City Car Driving 123 Download 26
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Transit app: To help you get acquainted with riding a bus, we recommend you download the Transit app. The app tracks all DCTA buses and will show you in real time the location of the bus on the route you want to take. We also recommend you sign up for Rider Alerts, so that you receive a text message or email if the route you take is experiencing an issue.
Example 3: Arrest Record Is Not Grounds for Exclusion. Mervin and Karen, a middle-aged African American couple, are driving to church in a predominantly white town. An officer stops them and interrogates them about their destination. When Mervin becomes annoyed and comments that his offense is simply "driving while Black," the officer arrests him for disorderly conduct. The prosecutor decides not to file charges against Mervin, but the arrest remains in the police department's database and is reported in a background check when Mervin applies with his employer of fifteen years for a promotion to an executive position. The employer's practice is to deny such promotions to individuals with arrest records, even without a conviction, because it views an arrest record as an indicator of untrustworthiness and irresponsibility. If Mervin filed a Title VII charge based on these facts, and disparate impact based on race were established, the EEOC would find reasonable cause to believe that his employer violated Title VII.
The city is coterminous with Chennai district, which together with the adjoining suburbs constitutes the Chennai Metropolitan Area,[note 1] the 36th-largest urban area in the world by population and one of the largest metropolitan economies of India. As the traditional and de facto gateway of South India, Chennai is among the most-visited Indian cities by foreign tourists. It was ranked the 43rd-most visited city in the world for the year 2015 and was ranked the 36th-most visited city in the world for the year 2019. The Quality of Living Survey rated Chennai as the safest city in India. Chennai attracts 45 percent of health tourists visiting India, and 30 to 40 percent of domestic health tourists. As such, it is termed "India's health capital". Chennai has the fifth-largest urban economy, and had the third-largest expatriate population in India, at 35,000 in 2009, 82,790 in 2011 and estimated at over 100,000 by 2016. Tourism-guide publisher Lonely Planet named Chennai as one of the top ten cities in the world to visit in 2015.
Ranked as a beta-level city in the Global Cities Index, Chennai was dubbed India's best city by India Today in 2014. In 2015, Chennai was named the "hottest" city (city worth visiting and worth living in for long term) by the BBC, citing its amalgam of both modern and traditional values. It was the only South Asian city to feature on National Geographic's "Top 10 food cities" in 2015, and ranked ninth on Lonely Planet's best cosmopolitan cities of the world. In October 2017, Chennai was added to the UNESCO Creative Cities Network (UCCN) list for its rich musical tradition. Chennai hosts more than one-third of India's automobile industry, and is a major film production center, home to the Tamil film industry.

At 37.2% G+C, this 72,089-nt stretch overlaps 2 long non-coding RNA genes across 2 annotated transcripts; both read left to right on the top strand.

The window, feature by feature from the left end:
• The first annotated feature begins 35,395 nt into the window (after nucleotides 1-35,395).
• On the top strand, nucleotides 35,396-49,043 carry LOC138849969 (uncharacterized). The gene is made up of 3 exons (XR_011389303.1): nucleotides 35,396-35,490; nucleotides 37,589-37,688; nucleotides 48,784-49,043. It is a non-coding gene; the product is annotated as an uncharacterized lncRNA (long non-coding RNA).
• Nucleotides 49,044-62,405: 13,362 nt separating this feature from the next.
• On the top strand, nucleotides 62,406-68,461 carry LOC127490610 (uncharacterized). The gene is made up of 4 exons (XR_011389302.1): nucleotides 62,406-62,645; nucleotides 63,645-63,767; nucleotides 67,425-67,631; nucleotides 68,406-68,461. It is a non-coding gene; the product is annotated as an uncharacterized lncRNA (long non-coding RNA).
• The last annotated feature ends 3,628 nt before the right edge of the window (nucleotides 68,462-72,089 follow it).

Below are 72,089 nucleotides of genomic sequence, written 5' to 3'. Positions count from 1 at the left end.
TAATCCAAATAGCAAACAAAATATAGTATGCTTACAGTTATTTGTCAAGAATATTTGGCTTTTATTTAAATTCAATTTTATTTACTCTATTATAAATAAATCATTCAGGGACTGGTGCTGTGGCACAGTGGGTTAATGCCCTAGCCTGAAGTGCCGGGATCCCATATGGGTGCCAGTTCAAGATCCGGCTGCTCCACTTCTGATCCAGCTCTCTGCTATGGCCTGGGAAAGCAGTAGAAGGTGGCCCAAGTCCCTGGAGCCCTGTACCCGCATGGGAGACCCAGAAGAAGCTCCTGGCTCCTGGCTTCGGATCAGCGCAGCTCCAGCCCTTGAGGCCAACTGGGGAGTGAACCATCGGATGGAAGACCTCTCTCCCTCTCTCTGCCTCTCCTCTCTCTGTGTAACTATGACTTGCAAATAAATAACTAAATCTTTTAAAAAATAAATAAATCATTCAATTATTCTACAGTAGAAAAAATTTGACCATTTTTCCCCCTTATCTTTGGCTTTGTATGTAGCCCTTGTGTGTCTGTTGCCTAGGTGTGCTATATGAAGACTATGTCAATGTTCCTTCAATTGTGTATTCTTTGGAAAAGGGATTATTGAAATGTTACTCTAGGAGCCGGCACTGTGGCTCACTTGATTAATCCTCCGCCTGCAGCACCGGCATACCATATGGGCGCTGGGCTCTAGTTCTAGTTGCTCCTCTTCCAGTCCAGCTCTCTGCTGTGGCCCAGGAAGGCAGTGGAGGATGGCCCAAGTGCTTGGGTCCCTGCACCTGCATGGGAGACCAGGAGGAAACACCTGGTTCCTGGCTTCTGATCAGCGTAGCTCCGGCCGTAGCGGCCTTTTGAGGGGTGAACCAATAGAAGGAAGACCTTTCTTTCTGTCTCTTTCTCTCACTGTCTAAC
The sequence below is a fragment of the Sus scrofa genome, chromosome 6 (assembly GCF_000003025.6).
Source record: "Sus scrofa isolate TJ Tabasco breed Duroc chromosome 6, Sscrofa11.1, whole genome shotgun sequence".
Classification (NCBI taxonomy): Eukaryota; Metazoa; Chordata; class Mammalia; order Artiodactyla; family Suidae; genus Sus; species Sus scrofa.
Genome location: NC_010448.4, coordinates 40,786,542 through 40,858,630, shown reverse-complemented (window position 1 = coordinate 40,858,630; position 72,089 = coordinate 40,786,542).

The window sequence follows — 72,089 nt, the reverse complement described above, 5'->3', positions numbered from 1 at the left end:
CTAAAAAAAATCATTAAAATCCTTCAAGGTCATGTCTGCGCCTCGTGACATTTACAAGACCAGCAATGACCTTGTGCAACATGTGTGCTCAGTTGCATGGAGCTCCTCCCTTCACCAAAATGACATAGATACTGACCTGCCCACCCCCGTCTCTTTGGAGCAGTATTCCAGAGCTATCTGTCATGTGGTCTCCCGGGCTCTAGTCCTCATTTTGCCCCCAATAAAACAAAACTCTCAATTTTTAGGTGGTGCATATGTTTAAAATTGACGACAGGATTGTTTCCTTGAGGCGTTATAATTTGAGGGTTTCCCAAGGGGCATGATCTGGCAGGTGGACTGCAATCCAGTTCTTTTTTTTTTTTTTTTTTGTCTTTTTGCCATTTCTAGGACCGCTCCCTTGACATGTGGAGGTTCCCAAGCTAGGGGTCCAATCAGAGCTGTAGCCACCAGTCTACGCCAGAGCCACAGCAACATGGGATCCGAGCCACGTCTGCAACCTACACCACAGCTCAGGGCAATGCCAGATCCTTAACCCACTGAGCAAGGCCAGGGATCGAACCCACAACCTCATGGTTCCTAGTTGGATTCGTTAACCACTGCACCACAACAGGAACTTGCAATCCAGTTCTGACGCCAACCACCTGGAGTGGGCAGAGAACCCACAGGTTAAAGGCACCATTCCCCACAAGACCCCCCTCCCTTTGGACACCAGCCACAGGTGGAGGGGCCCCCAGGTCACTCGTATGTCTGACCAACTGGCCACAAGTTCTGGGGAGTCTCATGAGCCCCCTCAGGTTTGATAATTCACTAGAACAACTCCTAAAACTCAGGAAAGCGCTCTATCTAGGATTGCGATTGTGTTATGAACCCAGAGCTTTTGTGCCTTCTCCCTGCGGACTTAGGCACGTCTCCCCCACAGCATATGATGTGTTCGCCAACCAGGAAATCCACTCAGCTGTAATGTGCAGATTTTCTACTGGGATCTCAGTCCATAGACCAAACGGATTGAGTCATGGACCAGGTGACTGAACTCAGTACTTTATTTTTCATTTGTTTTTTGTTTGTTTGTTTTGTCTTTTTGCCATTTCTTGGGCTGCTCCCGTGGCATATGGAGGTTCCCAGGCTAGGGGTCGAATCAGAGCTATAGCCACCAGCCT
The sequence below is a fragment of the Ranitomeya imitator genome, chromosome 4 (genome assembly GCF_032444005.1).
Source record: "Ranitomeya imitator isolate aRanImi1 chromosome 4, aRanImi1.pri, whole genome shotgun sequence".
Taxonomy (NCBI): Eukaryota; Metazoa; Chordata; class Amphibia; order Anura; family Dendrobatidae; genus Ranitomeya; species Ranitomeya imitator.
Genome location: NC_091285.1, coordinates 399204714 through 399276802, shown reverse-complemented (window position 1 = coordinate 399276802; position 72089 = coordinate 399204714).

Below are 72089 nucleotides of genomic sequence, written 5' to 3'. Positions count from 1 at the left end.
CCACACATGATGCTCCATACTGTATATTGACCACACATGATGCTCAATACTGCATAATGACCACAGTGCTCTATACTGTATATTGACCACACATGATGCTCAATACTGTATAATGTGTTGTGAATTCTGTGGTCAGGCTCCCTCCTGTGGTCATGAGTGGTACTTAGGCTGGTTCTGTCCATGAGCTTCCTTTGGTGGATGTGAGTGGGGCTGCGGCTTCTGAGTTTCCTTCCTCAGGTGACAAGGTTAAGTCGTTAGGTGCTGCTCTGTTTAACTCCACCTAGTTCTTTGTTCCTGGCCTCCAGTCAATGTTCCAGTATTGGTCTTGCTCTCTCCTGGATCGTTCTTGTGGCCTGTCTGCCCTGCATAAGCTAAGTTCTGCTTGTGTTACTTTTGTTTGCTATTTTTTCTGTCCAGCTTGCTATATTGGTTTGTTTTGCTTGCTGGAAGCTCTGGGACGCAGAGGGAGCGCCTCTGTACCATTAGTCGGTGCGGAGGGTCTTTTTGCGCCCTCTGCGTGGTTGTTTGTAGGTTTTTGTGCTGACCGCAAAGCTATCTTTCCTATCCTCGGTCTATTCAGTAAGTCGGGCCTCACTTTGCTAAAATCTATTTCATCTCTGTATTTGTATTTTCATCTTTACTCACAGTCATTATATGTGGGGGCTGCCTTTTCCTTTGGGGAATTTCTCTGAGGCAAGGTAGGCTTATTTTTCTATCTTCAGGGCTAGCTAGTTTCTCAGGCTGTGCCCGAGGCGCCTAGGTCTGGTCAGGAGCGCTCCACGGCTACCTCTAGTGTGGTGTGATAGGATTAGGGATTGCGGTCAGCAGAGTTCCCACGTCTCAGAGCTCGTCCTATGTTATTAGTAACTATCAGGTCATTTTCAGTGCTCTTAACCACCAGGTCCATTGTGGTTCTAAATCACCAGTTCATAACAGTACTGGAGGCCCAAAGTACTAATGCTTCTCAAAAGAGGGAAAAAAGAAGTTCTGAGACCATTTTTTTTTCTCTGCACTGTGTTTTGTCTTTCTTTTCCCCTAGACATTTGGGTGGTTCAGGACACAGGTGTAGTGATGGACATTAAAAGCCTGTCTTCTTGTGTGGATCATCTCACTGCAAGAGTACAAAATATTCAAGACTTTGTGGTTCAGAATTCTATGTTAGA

The name Chennai was derived from the name of Damarla Mudirasa Chennappa Nayakudu, father of Damarla Venkatapathy Nayak, a Nayak ruler who served as a general under Venkata III of the Vijayanagara Empire from whom the British acquired the town in 1639. As such, the city's name is of Telugu language origin. The first official use of the name Chennai is said to be in a sale deed, dated August 1639, to Francis Day of the East India Company, even before the Chennakesava Perumal Temple was built in 1646, while some scholars argue to the contrary.
The name Madras is also of native origin, and has been shown to have been in use before the British established a presence in India. A Vijayanagara-era inscription dated to the year 1367 that mentions the port of Mādarasanpattanam, along with other small ports on the east coast, was discovered in 2015 and it was theorised that the aforementioned port is the fishing port of Royapuram. According to some sources, Madras is derived from Madraspattinam, a fishing village north of Fort St George. However, it is uncertain whether the name was in use before the arrival of Europeans. British military mapmakers believed Madras was originally Mundir-raj or Mundiraj, which was the name of a Telugu community, Mudiraj, who were the native inhabitants of the city.
There are also suggestions that it may have originated from the Portuguese phrase Mãe de Deus or Madre de Dios, which means "mother of God", due to Portuguese influence on the port city, specifically referring to a Church of St. Mary.